Legally Speaking: Are Meal Periods Creating Overtime Liability?
Providing hourly employees with unpaid meal breaks may seem like a straightforward thing to do, and it is done in thousands of workplaces on a daily basis. However, while the federal government doesn’t require employers to offer meal breaks, the logistics of taking workers off the clock for their meal periods can lead to litigation and government investigations if not done with considerable care.
SSM Health Care is one company that learned that lesson the hard way. In 2009, the medical corporation had to pay more than $1.7 million in back wages when the U.S. Department of Labor ruled that the company did not properly compensate more than 4,000 nurses who worked during at least part of their unpaid meal breaks.
The company had relied on an automatic timekeeping system to deduct meal periods for the nurses, regardless of the actual length of the lunch break. According to the Wage and Hour Division of the DOL, when the nurses had to work during some of their meal breaks, SSM failed to pay them overtime, which violated the Fair Labor Standards Act.
“The welfare of our workforce depends on ensuring that workers receive all the wages they have earned, and the Labor Department is committed to that end,” Secretary of Labor Hilda L. Solis said in a press release at the time.
Along with regulatory action, employers risk lawsuits when employees who are non-exempt under FLSA are not properly compensated for time they work during their unpaid meal breaks. According to the American Bar Association, FLSA lawsuits in federal district courts continue to rise and are a significant portion of pending court actions.
Employers need to understand the risks involved when employees clock out for unpaid meal breaks to stay in compliance with the law and stay out of trouble.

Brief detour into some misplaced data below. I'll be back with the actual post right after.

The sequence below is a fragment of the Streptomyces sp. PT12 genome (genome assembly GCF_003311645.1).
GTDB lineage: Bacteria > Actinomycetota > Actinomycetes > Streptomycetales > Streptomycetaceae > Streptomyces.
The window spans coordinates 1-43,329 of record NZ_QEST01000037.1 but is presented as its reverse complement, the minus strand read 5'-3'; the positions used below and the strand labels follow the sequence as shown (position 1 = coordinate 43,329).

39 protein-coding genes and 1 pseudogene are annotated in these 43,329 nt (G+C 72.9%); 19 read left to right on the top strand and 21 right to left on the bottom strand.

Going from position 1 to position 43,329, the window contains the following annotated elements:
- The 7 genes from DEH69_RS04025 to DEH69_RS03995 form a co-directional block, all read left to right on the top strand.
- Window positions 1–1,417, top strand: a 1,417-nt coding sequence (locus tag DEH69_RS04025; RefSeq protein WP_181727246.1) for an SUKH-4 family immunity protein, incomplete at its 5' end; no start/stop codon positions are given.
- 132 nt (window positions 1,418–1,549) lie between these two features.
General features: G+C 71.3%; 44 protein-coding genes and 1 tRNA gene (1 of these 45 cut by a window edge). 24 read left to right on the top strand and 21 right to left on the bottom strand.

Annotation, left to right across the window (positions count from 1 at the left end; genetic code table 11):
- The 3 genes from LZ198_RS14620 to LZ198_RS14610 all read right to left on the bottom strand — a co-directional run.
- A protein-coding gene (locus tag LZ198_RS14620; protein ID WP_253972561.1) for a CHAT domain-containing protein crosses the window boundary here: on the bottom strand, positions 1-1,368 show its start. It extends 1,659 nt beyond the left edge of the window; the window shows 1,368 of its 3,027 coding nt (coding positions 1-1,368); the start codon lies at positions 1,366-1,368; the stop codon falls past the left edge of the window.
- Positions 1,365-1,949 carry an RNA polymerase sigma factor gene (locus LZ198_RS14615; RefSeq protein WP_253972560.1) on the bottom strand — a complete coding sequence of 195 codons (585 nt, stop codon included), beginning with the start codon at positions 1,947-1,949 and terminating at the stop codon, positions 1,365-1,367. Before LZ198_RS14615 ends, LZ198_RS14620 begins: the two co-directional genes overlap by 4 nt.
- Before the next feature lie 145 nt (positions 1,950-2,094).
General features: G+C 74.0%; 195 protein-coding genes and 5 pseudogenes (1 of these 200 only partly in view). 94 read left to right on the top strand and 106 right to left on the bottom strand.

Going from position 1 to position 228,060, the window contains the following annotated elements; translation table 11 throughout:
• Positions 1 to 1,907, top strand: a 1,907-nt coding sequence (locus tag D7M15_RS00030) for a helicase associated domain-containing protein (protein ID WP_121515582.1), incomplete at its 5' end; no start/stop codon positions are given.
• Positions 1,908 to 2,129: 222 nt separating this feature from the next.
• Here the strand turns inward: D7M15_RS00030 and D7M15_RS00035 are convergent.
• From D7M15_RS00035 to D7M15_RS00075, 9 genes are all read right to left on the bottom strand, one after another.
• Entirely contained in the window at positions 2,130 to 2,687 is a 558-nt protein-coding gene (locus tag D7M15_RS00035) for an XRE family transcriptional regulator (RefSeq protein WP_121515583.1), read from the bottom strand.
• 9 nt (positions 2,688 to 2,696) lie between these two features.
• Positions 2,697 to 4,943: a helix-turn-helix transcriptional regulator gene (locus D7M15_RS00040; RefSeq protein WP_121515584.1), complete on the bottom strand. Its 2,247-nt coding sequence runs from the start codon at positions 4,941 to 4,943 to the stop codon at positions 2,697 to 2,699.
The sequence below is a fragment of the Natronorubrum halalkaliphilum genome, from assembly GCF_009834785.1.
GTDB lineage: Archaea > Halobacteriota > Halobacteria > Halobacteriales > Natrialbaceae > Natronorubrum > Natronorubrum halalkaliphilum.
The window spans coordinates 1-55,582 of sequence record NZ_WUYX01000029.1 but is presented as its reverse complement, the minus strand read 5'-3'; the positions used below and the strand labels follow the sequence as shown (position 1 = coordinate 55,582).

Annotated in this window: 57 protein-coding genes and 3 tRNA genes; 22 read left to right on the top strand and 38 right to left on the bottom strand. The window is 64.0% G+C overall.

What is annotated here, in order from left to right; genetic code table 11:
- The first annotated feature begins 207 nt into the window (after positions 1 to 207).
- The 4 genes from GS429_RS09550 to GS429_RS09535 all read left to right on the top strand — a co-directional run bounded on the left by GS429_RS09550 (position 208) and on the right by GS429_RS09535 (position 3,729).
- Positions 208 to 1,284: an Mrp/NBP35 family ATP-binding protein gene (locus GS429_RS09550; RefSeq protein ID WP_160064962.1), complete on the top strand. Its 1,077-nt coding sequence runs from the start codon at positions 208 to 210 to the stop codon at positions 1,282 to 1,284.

The Bona Fide Meal Break
When it comes to non-exempt employees, federal law doesn’t require that employers give their workers either rest or meal breaks. Of course, most employers understand that it’s extremely difficult for employees to be productive or content when they work long hours without any breaks. And, because many states have strict requirements for meal and break periods, most employers quite reasonably offer breaks when employees work a certain number of consecutive hours.
When talking about breaks, there is a difference between meal breaks and rest breaks. Under federal law, employees must be compensated for short breaks, which are typically more than five minutes but less than 20. Anything longer than 20 minutes may be considered a meal break. Meal breaks that are 30 minutes or more are almost always considered true, or “bona fide,” meal breaks. And the DOL takes these bona fide meal breaks seriously.
According to the DOL, “Bona fide meal periods (typically lasting at least 30 minutes), serve a different purpose than coffee or snack breaks and, thus, are not work time and are not compensable.” During a bona fide meal break, companies do not have to pay their employees who are non-exempt under the FLSA. But, companies cannot expect employees to do any kind of work once they are off the clock for their lunch period. For example, according to the DOL, companies can’t expect factory workers to eat at their workstations during their unpaid meal breaks.
The courts have applied only limited exceptions. For example, in Roy v. County of Lexington, the U.S. Court of Appeals for the Fourth Circuit ruled that emergency medical service paramedics and technicians were not entitled to compensation for meal periods, even though they had to respond to emergency calls during that time. However, because such exceptions are limited, employers should consult with legal counsel, who can advise on the employer’s specific situation and relevant state laws and court rulings regarding possible exceptions.
The Problems with the Clock
Problems arise when employees go off the clock but still work for at least part of the time that they are not getting paid. Employers also risk overtime violations if employees who work more than 40 hours a week are not properly compensated when they work during unpaid breaks.
Employers often deal with the issue of lunch breaks by having employees clock in and out for each break. Unfortunately, employees may forget to punch in and out, or may find ways to manipulate the timekeeping system. That has led some employers to consider payroll systems that automatically deduct time off for meals. Several years ago, the FLSA considered the issue of allowing for automatic payroll deductions rather than punching in and out. In that situation, an employer asked the DOL if it was acceptable to automatically deduct 30 minutes for a lunch period from the total daily time the employees worked, unless the employee notified the employer that he or she didn’t take the 30-minute lunch period.